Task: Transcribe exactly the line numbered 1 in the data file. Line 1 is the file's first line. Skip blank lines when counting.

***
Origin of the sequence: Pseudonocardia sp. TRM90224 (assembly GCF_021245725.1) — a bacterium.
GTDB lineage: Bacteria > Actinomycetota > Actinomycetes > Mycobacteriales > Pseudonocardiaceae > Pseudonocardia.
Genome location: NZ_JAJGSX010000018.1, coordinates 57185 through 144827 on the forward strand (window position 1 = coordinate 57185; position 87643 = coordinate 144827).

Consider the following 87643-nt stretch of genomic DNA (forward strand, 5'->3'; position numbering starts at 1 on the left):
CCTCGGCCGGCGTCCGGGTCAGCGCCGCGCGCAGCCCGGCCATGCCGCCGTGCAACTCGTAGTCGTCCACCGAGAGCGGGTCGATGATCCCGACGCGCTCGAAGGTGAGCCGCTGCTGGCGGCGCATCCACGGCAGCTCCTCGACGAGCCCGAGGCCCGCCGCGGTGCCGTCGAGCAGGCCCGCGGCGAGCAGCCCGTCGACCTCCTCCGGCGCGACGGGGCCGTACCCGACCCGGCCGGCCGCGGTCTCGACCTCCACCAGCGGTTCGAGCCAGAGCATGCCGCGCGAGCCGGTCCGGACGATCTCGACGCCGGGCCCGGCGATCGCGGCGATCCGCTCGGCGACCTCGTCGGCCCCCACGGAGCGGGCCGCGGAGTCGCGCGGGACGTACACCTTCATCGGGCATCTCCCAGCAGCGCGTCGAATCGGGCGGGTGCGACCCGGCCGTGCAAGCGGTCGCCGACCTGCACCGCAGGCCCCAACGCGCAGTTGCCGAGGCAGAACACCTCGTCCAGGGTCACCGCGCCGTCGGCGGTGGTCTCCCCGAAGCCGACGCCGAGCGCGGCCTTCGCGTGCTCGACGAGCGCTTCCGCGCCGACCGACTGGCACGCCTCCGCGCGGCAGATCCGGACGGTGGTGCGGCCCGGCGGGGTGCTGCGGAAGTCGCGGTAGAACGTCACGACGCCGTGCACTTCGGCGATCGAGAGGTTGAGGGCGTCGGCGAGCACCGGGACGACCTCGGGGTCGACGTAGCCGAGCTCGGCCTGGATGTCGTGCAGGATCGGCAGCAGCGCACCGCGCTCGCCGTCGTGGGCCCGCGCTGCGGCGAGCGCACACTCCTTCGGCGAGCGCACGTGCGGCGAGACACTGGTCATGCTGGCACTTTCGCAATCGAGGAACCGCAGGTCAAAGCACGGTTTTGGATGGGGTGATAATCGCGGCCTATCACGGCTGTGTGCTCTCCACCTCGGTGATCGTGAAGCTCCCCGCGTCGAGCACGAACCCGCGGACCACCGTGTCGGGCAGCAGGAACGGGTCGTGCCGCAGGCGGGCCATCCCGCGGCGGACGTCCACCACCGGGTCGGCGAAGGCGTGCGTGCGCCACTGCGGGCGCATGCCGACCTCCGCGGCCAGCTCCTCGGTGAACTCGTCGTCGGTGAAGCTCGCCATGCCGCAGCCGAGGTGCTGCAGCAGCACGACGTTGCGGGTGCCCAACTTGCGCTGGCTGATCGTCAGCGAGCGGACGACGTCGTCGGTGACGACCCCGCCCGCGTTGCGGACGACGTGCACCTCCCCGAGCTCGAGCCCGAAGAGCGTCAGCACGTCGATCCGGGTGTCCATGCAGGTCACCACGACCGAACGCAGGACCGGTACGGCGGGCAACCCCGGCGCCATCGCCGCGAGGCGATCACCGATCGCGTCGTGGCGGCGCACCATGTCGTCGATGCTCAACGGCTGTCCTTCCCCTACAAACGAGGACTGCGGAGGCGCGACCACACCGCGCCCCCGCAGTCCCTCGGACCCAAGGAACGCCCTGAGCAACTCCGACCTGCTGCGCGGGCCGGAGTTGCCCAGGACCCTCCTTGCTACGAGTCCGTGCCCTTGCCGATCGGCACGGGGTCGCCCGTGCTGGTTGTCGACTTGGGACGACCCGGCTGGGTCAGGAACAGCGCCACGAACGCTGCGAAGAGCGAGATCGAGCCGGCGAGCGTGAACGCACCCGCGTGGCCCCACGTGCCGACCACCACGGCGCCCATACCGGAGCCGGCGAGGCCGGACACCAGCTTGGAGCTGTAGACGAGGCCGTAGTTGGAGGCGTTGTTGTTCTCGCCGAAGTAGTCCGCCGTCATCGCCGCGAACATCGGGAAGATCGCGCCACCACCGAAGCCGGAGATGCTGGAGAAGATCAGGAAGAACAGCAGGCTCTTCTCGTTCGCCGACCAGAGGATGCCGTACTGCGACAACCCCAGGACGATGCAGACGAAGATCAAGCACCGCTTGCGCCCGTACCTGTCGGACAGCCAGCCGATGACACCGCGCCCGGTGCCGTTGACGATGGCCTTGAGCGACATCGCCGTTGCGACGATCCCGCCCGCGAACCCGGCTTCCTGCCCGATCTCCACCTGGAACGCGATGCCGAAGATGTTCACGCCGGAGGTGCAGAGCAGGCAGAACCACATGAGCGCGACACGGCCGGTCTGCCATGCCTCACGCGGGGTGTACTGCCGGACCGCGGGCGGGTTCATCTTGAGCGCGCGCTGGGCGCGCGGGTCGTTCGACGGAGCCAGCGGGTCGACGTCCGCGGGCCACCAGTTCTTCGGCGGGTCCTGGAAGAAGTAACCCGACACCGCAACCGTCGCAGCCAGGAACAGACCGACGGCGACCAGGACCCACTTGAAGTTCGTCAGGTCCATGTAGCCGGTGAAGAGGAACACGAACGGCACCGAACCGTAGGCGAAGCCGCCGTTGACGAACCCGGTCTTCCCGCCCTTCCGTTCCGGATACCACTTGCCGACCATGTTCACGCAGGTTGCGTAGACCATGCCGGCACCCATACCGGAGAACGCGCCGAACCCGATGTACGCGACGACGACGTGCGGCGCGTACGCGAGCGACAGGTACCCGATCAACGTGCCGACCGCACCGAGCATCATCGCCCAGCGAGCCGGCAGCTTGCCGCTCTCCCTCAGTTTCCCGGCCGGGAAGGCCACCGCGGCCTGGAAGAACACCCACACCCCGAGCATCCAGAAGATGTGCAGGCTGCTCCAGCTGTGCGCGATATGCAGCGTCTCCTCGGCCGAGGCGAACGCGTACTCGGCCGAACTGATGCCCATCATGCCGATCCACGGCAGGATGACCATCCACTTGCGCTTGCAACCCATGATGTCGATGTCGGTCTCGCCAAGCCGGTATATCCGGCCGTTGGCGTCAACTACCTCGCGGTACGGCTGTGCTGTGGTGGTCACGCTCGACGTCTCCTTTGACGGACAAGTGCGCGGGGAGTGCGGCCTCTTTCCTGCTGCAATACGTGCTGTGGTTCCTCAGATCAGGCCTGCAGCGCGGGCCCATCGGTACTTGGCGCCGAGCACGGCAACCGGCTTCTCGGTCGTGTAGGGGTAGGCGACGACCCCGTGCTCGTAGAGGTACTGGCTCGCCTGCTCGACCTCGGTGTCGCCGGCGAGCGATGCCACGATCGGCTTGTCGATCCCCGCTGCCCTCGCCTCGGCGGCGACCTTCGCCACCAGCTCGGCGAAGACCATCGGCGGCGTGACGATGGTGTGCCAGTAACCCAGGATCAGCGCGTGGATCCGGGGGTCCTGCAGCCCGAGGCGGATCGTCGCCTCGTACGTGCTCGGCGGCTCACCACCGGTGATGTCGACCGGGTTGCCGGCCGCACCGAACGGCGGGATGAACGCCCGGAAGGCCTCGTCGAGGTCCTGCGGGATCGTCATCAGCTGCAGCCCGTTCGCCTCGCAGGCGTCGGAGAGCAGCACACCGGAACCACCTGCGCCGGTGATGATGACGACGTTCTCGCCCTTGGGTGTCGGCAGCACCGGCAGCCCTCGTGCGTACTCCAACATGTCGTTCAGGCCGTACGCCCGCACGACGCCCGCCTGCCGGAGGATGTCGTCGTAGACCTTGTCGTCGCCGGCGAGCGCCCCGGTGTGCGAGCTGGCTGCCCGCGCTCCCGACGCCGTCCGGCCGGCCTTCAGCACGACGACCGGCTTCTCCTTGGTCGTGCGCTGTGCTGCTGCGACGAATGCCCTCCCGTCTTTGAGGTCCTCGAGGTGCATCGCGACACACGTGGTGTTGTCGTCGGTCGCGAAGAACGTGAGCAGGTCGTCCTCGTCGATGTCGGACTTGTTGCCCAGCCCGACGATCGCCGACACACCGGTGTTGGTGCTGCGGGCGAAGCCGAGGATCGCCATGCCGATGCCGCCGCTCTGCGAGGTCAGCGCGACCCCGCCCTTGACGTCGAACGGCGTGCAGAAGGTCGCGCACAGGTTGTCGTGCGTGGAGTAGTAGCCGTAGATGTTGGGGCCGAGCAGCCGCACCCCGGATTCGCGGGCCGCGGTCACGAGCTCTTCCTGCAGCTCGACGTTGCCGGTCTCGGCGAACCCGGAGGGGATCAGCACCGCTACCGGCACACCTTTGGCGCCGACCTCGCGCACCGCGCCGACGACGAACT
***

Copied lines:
Origin of the sequence: Pseudonocardia sp. TRM90224 (assembly GCF_021245725.1) — a bacterium.